Here are some sample food combinations for your post exercise meal:
  • Bread, a bagel or an English muffin with cheese or peanut butter
  • Dried fruit and nuts
  • Cottage cheese with fruit
  • Fruit juice with cheese
  • Yogurt with fruit
  • Veggie omelet with toast or roll
  • Chocolate milk
  • Cereal with milk
  • Eggs and toast
  • Turkey, ham, chicken or roast beef sandwich
  • Vegetable stir-fry with chicken, shrimp, edamame or tofu
  • Crackers with low fat cheese
  • Rice or popcorn cakes with nut butter
  • Smoothie (with milk, yogurt or added protein powder)
  • A protein or energy bar
  • A protein or energy shake
  • Pancakes and eggs
  • Any regular meal that contains lean protein, starch and vegetables
Be sure to "Pin" this graphic for future reference.
 

As a moderate exerciser, you have a lot of flexibility when it comes to timing your meals and choosing your foods. The most important thing is getting to know your body and how it responds to exercise, so you can give it what it needs to perform at its best. Eating the right things at the right times after you work out is essential to keeping your energy up, your workout performance high and your body in fat-burning mode.

Now that you know what to eat after, here's how to fuel up before you start sweating!

Click here to to redeem your SparkPoints
  You will earn 5 SparkPoints
Page 1 of 1  
Got a story idea? Give us a shout!
6.5KSHARES

Member Comments

  • Thank You for a great article.
  • Great information regarding what to eat after workout!
  • Thank you for the great info.
  • Great information. Just what I needed to know. Thanks!
  • KELLY_R
    I plan to do my workouts before meal time (breakfast, lunch, or dinner), so there's no need for me to try to figure out a special post workout snack to have immediately following. My post workout food is my meal, which I always try to make sure is balanced.
  • thanks Dean Anderson and Sparkland for a great and encouraging article!
    te more i learn, the more i can make kind choivs toward my body, mind and health:)))
  • As long as I can skip peanut butter and cottage cheese I'm happy to try one of these snacks tho' the rest seem more like my lunch choices than a snack. Agree with one of the others ... these sound a bit too robust.
  • I guess it depends on the workout. These sound more like meals for Mr Olympia training. If I ate this stuff it would probably negate the calorie burn of the workout.
  • One of my favorite post-workout snacks is apple with peanut butter. Holy moly, it's delicious!
  • Very informative article. Thank you
  • You have the best articles!
  • I may not be working out hard enuf to feel hungry - often I wait to eat till afterwards b/c working out on a full stomach can bother me. So, that would be my normal meal if delaying till after exercise. Otherwise, it's tank up on water. Inter sting to keep in mind, though.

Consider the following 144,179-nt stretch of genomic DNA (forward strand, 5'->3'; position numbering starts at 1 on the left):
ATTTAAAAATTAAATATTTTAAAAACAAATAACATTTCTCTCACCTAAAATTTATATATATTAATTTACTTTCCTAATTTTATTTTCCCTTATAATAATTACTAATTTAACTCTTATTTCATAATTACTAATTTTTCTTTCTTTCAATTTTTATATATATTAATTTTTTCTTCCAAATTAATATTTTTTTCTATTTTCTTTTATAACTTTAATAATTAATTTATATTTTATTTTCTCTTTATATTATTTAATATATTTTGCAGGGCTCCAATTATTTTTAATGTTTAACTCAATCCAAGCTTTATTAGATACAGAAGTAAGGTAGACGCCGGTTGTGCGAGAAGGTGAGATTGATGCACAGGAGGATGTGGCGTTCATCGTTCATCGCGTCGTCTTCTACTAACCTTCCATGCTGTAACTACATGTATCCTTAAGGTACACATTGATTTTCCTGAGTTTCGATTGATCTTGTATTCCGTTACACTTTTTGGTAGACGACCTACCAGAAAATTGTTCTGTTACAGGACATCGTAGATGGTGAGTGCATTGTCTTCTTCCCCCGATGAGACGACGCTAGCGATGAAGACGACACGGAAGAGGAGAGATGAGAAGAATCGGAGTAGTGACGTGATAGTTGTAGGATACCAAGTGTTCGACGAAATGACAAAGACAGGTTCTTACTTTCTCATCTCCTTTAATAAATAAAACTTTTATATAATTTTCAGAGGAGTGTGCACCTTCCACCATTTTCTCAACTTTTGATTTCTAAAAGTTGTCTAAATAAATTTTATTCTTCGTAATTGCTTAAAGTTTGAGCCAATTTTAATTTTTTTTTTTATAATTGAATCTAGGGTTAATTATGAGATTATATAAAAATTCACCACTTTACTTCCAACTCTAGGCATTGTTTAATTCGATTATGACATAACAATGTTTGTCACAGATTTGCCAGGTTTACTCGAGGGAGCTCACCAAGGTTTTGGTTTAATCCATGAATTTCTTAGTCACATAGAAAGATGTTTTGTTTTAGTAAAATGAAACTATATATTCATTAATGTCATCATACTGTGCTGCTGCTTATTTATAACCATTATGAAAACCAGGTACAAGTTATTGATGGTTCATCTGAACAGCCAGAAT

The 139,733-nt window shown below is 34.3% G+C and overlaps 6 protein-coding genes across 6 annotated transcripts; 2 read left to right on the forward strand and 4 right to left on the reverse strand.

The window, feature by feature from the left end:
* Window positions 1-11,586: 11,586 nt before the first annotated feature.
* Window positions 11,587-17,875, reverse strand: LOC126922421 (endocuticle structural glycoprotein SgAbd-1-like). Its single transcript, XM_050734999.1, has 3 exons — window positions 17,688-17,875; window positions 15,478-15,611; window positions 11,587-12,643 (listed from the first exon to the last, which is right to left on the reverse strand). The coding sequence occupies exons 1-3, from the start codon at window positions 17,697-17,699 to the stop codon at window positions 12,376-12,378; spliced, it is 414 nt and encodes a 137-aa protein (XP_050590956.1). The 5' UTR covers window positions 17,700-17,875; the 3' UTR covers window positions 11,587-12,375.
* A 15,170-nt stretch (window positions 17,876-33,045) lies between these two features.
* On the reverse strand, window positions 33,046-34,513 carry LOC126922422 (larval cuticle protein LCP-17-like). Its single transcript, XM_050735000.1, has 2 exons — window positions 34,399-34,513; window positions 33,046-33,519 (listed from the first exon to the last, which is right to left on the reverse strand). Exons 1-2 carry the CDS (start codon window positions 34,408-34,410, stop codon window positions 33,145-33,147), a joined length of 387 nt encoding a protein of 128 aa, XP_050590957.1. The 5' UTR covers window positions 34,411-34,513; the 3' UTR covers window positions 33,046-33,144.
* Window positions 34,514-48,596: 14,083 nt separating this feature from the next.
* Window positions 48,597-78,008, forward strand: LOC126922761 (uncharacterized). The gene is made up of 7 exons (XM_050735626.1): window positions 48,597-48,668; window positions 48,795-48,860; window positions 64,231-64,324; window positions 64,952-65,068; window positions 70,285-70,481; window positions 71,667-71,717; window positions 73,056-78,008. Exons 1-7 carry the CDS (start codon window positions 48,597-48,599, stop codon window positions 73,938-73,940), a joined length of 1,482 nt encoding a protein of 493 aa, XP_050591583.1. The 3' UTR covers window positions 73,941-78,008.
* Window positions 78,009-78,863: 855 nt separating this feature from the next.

• SAFIRE82
    A lot of the items listed here are things I avoid because they are not healthy. When I first began I still allowed a lot of them in moderation just to get started and not feel overwhelmed with too many changes all at once. But after over 3 months avoiding things like cereal, bagels, chocolate, etc is a very good thing! Those totally sabotage my weight loss.

    And I don't eat until it has been over an hour after a workout, trying to listen to my body and after workouts I do not feel hungry at all. I would be force feeding. An hour or two after the hunger hits and I am ready to go with a healthy meal. Protein, veggies, fruit, nuts, seeds, etc. No cereal! Oy! That is a bowl of sugar basically even if you buy a "healthy kind" and has a lot of bad for you ingredients.
  • I'm doing between 1200 and 1500 calories a day and I mostly walk. I don't feel any need to eat afterwards unless my blood sugar drops too low. A lot of these suggestions sound like meals, not snacks. I have my workouts in the afternoon, usually before dinner. I feel comfortable doing what I am.

About The Author

Dean Anderson Dean Anderson
Dean Anderson has master's degrees in human services (behavioral psychology/stress management) and liberal studies. His interest in healthy living began at the age of 50 when he confronted his own morbid obesity and health issues. He joined SparkPeople and lost 150 pounds and regained his health. Dean has earned a personal training certification from ACE and received training as a lifestyle and weight management consultant. See all of Dean's articles.

x Lose 10 Pounds by May 9! Sign up with Email Sign up with Facebook
By clicking one of the above buttons, you're indicating that you have read and agree to SparkPeople's Terms & Conditions and Privacy Policy and that you're at least 18 years of age.